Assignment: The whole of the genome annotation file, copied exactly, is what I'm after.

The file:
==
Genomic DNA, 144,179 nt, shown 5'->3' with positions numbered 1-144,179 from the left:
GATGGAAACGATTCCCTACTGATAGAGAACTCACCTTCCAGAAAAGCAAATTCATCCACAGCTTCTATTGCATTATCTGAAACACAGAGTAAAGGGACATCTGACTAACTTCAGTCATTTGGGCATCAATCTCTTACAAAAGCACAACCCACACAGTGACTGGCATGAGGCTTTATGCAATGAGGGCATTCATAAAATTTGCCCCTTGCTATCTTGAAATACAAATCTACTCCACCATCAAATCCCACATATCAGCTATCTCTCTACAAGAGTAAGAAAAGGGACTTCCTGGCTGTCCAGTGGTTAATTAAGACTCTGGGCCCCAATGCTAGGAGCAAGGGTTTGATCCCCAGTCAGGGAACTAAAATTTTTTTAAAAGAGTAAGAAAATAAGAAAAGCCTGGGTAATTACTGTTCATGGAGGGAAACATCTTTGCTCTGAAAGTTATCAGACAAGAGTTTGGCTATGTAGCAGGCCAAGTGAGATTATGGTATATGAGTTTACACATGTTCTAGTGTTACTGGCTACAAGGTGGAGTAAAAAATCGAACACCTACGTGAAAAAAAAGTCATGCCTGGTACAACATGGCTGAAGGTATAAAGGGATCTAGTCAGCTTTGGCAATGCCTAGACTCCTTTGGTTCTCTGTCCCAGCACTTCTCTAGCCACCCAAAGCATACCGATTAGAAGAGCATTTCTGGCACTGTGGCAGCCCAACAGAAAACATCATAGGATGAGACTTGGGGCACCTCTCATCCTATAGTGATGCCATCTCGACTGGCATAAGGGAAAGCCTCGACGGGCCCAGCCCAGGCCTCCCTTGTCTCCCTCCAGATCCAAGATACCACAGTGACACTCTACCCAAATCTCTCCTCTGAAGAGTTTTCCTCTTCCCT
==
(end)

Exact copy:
Genomic DNA, 144,179 nt, shown 5'->3' with positions numbered 1-144,179 from the left:
GATGGAAACGATTCCCTACTGATAGAGAACTCACCTTCCAGAAAAGCAAATTCATCCACAGCTTCTATTGCATTATCTGAAACACAGAGTAAAGGGACATCTGACTAACTTCAGTCATTTGGGCATCAATCTCTTACAAAAGCACAACCCACACAGTGACTGGCATGAGGCTTTATGCAATGAGGGCATTCATAAAATTTGCCCCTTGCTATCTTGAAATACAAATCTACTCCACCATCAAATCCCACATATCAGCTATCTCTCTACAAGAGTAAGAAAAGGGACTTCCTGGCTGTCCAGTGGTTAATTAAGACTCTGGGCCCCAATGCTAGGAGCAAGGGTTTGATCCCCAGTCAGGGAACTAAAATTTTTTTAAAAGAGTAAGAAAATAAGAAAAGCCTGGGTAATTACTGTTCATGGAGGGAAACATCTTTGCTCTGAAAGTTATCAGACAAGAGTTTGGCTATGTAGCAGGCCAAGTGAGATTATGGTATATGAGTTTACACATGTTCTAGTGTTACTGGCTACAAGGTGGAGTAAAAAATCGAACACCTACGTGAAAAAAAAGTCATGCCTGGTACAACATGGCTGAAGGTATAAAGGGATCTAGTCAGCTTTGGCAATGCCTAGACTCCTTTGGTTCTCTGTCCCAGCACTTCTCTAGCCACCCAAAGCATACCGATTAGAAGAGCATTTCTGGCACTGTGGCAGCCCAACAGAAAACATCATAGGATGAGACTTGGGGCACCTCTCATCCTATAGTGATGCCATCTCGACTGGCATAAGGGAAAGCCTCGACGGGCCCAGCCCAGGCCTCCCTTGTCTCCCTCCAGATCCAAGATACCACAGTGACACTCTACCCAAATCTCTCCTCTGAAGAGTTTTCCTCTTCCCT